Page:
A day after his state’s college football team whipped the Nebraska Cornhuskers, Wisconsin Governor Scott Walker whipped up enthusiasm for Nebraska Governor Pete Ricketts’ re-election bid.

Walker and the governors of Kentucky and Missouri joined Ricketts and more than 1,200 Republicans at a steak fry near Shelton, in the farm-rich and waterlogged Platte River Valley. One can assume that Walker’s appearance wasn’t the result of losing a bet on the football game. In case you didn’t know, it has long been tradition that Nebraska governors “bet” steaks or Valentino’s pizzas or Runzas or whatever against whatever popular commodity the opposing team’s state has to tout.

Give Ricketts credit for not betting on this year’s 3-3 Husker train wreck – or at least NOT letting us know if he is/has.

We also don’t know if the Sunday afternoon appearance by Walker was part of a thank-you to Ricketts’ parents whose political action committee gave Walker $5 million a while back for his failed campaign to become the Republican nominee for president. So, let’s just trust that what he said about not preaching to the choir but being here “to get the choir to sing” is the real reason.

Still, there may be a broader message here if Ricketts brings in three Republican governors to sing his praises this early in a campaign for re-election where he faces no known Democratic candidate. In fact, the only known Ricketts challenge in the 2018 election will be State Senator Bob Krist of Omaha who has left the Republican party to file as an Independent to run for governor. Krist and Ricketts will not face-off in the May primary.

So, does the four-governor event represent a recognition that Republicans are concerned about their candidate? That doesn’t seem likely in a state that hasn’t had a Democrat governor since 1999. Was this an attempt to placate an agriculture sector that is becoming increasingly agitated about ever-increasing property taxes? That’s a safe bet, especially in light of talk of a petition drive to get rural tax relief on the ballot.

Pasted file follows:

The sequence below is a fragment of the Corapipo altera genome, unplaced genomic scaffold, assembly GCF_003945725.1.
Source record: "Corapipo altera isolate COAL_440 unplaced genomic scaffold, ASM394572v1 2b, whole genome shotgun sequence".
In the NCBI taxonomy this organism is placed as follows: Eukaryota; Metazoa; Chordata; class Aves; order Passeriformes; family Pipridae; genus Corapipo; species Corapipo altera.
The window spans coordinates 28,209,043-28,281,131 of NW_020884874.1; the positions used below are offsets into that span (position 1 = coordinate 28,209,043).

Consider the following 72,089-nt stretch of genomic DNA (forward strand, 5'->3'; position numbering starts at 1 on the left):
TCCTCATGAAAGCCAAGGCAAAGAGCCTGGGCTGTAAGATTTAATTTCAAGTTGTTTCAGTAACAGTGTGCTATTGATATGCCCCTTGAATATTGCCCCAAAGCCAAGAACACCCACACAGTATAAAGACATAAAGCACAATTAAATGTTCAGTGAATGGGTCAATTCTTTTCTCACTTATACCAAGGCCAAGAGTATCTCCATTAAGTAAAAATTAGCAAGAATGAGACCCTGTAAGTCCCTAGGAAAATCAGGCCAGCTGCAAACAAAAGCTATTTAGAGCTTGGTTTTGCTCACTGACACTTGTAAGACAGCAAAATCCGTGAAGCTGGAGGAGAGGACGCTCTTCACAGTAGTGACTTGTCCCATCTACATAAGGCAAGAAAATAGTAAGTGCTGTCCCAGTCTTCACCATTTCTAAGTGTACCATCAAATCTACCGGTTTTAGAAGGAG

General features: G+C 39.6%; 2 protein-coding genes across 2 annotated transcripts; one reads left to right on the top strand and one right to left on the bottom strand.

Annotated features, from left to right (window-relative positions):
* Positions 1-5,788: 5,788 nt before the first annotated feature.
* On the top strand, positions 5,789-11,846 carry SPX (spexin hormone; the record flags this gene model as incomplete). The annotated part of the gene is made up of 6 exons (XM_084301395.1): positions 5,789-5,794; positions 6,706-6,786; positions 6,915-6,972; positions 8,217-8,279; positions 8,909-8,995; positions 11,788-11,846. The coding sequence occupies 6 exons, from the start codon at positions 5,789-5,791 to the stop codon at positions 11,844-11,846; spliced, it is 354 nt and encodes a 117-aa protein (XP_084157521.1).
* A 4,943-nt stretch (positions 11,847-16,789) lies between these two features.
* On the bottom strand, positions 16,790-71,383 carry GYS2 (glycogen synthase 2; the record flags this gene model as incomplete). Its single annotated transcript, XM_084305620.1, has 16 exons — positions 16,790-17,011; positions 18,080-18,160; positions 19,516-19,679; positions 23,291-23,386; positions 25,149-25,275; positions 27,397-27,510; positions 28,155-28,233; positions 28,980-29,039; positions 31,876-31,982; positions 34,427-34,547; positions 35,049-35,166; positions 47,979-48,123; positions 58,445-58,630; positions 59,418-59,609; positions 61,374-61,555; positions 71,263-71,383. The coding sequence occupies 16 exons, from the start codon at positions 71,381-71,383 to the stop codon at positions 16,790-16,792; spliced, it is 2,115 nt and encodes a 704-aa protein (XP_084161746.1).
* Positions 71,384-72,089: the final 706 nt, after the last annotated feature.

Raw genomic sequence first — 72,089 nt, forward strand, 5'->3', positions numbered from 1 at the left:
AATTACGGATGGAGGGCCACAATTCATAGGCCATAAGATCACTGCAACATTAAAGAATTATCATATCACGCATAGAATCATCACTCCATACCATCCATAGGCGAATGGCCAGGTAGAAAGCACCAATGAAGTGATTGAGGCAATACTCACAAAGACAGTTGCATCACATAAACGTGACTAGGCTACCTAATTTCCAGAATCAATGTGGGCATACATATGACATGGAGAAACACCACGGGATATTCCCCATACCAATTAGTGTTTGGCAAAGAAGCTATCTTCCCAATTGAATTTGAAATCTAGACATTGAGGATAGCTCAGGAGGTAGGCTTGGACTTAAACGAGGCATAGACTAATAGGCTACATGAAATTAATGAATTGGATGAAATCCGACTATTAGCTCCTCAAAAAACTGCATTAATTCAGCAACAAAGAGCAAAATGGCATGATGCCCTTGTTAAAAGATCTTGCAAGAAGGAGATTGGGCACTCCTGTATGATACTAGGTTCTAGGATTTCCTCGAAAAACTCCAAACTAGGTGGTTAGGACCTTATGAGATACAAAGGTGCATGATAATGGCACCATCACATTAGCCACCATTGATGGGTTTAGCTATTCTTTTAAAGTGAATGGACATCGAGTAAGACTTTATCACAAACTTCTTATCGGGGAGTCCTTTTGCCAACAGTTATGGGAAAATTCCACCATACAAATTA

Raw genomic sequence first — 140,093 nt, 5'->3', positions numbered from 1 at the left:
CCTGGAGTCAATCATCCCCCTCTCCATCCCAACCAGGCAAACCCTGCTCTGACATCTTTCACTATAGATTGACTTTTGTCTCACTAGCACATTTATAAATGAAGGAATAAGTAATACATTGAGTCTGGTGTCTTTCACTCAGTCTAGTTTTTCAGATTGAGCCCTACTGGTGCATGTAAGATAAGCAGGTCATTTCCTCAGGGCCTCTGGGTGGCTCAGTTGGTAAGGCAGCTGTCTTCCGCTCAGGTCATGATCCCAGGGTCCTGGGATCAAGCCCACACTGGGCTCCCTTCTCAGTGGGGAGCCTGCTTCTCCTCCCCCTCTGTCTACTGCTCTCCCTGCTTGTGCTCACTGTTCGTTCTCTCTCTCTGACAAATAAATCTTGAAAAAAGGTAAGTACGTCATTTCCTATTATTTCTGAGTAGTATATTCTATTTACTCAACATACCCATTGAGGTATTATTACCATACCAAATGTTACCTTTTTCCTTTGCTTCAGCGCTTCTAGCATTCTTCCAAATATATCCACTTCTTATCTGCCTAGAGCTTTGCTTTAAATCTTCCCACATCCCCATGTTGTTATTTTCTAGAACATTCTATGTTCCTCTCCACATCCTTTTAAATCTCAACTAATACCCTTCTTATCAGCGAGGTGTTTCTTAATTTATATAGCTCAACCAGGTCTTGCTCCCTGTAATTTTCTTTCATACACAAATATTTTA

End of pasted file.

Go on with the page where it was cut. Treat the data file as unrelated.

What better setting than a farm with grain bins lined up in the background and a huge U.S. flag waving in front of the blue sky. Walker, Kentucky Governor Matt Bevin and Missouri Governor Eric Greitens all weighed in to tell the crowd that Ricketts has been a great governor and earned re-election to a second term. The governors were all wearing blue jeans too. That’s credibility – albeit cheesy – in rural areas.

Ricketts said he would continue to push for more and better jobs to keep Nebraska kids in Nebraska while shaping a more efficient and effective state government and pushing for property and income tax reduction. He touted his drive that he says has reduced the growth of government by 90 percent and his commitment to work for tax relief.

To his credit, he has led several agriculturally focused trade missions – what else does Nebraska have to export? – and has urged the Trump Administration to stick with several trade agreements it has threatened to rescind.

And of course, there’s his so-called comprehensive tax relief package, which remains stalled in the Legislature. It offers property tax reduction for agriculture and some highly controversial proposals for income tax cuts. Property taxes are a bigger concern in rural Nebraska because of low agricultural commodity prices.

That same rural base is conservative and extremely Republican. Tradition says that a statewide candidate who can win the major cities along the Platte River can win it all. That’s why it’s important to tell these folks what they want to hear. For all of us, it’s important that promises are kept.

J.L. Schmidt has been covering Nebraska government and politics since 1979. He has been a registered independent for 18 years.

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